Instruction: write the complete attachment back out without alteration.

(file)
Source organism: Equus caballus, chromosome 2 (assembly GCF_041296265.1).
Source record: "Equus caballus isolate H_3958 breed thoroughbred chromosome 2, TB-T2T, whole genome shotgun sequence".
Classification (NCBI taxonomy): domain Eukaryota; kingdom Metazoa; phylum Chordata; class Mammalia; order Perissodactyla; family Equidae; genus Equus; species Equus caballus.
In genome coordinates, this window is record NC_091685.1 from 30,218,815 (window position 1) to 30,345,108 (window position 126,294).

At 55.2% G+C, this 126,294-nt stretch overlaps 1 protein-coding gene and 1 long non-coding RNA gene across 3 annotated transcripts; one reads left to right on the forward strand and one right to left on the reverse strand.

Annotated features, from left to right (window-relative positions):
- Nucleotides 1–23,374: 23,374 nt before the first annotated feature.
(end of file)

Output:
Source organism: Equus caballus, chromosome 2 (assembly GCF_041296265.1).
Source record: "Equus caballus isolate H_3958 breed thoroughbred chromosome 2, TB-T2T, whole genome shotgun sequence".
Classification (NCBI taxonomy): domain Eukaryota; kingdom Metazoa; phylum Chordata; class Mammalia; order Perissodactyla; family Equidae; genus Equus; species Equus caballus.
In genome coordinates, this window is record NC_091685.1 from 30,218,815 (window position 1) to 30,345,108 (window position 126,294).

At 55.2% G+C, this 126,294-nt stretch overlaps 1 protein-coding gene and 1 long non-coding RNA gene across 3 annotated transcripts; one reads left to right on the forward strand and one right to left on the reverse strand.

Annotated features, from left to right (window-relative positions):
- Nucleotides 1–23,374: 23,374 nt before the first annotated feature.